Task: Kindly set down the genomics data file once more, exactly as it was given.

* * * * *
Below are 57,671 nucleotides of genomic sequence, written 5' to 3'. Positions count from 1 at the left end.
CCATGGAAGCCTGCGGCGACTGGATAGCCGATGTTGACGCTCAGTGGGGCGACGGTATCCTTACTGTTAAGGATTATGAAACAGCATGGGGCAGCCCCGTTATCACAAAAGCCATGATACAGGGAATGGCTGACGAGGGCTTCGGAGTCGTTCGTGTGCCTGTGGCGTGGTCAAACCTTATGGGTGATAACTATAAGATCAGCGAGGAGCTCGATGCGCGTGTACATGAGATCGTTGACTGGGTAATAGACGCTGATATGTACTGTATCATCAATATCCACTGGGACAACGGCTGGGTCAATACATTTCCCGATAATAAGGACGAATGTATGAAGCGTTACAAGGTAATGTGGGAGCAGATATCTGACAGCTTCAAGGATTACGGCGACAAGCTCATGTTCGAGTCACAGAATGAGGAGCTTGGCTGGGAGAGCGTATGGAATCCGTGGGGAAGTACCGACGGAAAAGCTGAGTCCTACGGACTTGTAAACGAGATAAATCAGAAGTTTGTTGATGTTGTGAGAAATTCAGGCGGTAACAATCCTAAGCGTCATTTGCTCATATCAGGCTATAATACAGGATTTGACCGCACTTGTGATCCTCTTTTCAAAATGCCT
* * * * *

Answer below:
Below are 57,671 nucleotides of genomic sequence, written 5' to 3'. Positions count from 1 at the left end.
CCATGGAAGCCTGCGGCGACTGGATAGCCGATGTTGACGCTCAGTGGGGCGACGGTATCCTTACTGTTAAGGATTATGAAACAGCATGGGGCAGCCCCGTTATCACAAAAGCCATGATACAGGGAATGGCTGACGAGGGCTTCGGAGTCGTTCGTGTGCCTGTGGCGTGGTCAAACCTTATGGGTGATAACTATAAGATCAGCGAGGAGCTCGATGCGCGTGTACATGAGATCGTTGACTGGGTAATAGACGCTGATATGTACTGTATCATCAATATCCACTGGGACAACGGCTGGGTCAATACATTTCCCGATAATAAGGACGAATGTATGAAGCGTTACAAGGTAATGTGGGAGCAGATATCTGACAGCTTCAAGGATTACGGCGACAAGCTCATGTTCGAGTCACAGAATGAGGAGCTTGGCTGGGAGAGCGTATGGAATCCGTGGGGAAGTACCGACGGAAAAGCTGAGTCCTACGGACTTGTAAACGAGATAAATCAGAAGTTTGTTGATGTTGTGAGAAATTCAGGCGGTAACAATCCTAAGCGTCATTTGCTCATATCAGGCTATAATACAGGATTTGACCGCACTTGTGATCCTCTTTTCAAAATGCCT